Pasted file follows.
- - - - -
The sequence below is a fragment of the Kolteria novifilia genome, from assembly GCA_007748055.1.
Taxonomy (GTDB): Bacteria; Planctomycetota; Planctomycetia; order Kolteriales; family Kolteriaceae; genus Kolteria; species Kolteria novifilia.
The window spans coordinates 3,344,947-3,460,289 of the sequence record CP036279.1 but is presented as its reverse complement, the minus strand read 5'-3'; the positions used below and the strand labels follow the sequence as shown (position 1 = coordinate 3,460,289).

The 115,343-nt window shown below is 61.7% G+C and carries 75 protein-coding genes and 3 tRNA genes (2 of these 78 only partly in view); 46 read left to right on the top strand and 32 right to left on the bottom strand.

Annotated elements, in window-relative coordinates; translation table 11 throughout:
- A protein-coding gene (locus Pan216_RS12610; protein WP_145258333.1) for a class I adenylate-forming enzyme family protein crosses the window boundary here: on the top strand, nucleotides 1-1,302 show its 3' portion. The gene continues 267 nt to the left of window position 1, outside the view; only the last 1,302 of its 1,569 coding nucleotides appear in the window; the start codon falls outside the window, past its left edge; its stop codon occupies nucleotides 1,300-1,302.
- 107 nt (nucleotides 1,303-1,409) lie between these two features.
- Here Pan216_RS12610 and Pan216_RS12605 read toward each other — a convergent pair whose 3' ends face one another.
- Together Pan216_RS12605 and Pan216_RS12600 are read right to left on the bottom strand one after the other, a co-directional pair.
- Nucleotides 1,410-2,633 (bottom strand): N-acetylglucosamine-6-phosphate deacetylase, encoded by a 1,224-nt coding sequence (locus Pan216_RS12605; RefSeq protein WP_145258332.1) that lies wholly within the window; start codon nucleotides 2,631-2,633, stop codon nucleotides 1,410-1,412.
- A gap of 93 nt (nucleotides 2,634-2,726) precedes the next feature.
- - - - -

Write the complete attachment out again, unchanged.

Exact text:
The sequence below is a fragment of the Kolteria novifilia genome, from assembly GCA_007748055.1.
Taxonomy (GTDB): Bacteria; Planctomycetota; Planctomycetia; order Kolteriales; family Kolteriaceae; genus Kolteria; species Kolteria novifilia.
The window spans coordinates 3,344,947-3,460,289 of the sequence record CP036279.1 but is presented as its reverse complement, the minus strand read 5'-3'; the positions used below and the strand labels follow the sequence as shown (position 1 = coordinate 3,460,289).

The 115,343-nt window shown below is 61.7% G+C and carries 75 protein-coding genes and 3 tRNA genes (2 of these 78 only partly in view); 46 read left to right on the top strand and 32 right to left on the bottom strand.

Annotated elements, in window-relative coordinates; translation table 11 throughout:
- A protein-coding gene (locus Pan216_RS12610; protein WP_145258333.1) for a class I adenylate-forming enzyme family protein crosses the window boundary here: on the top strand, nucleotides 1-1,302 show its 3' portion. The gene continues 267 nt to the left of window position 1, outside the view; only the last 1,302 of its 1,569 coding nucleotides appear in the window; the start codon falls outside the window, past its left edge; its stop codon occupies nucleotides 1,300-1,302.
- 107 nt (nucleotides 1,303-1,409) lie between these two features.
- Here Pan216_RS12610 and Pan216_RS12605 read toward each other — a convergent pair whose 3' ends face one another.
- Together Pan216_RS12605 and Pan216_RS12600 are read right to left on the bottom strand one after the other, a co-directional pair.
- Nucleotides 1,410-2,633 (bottom strand): N-acetylglucosamine-6-phosphate deacetylase, encoded by a 1,224-nt coding sequence (locus Pan216_RS12605; RefSeq protein WP_145258332.1) that lies wholly within the window; start codon nucleotides 2,631-2,633, stop codon nucleotides 1,410-1,412.
- A gap of 93 nt (nucleotides 2,634-2,726) precedes the next feature.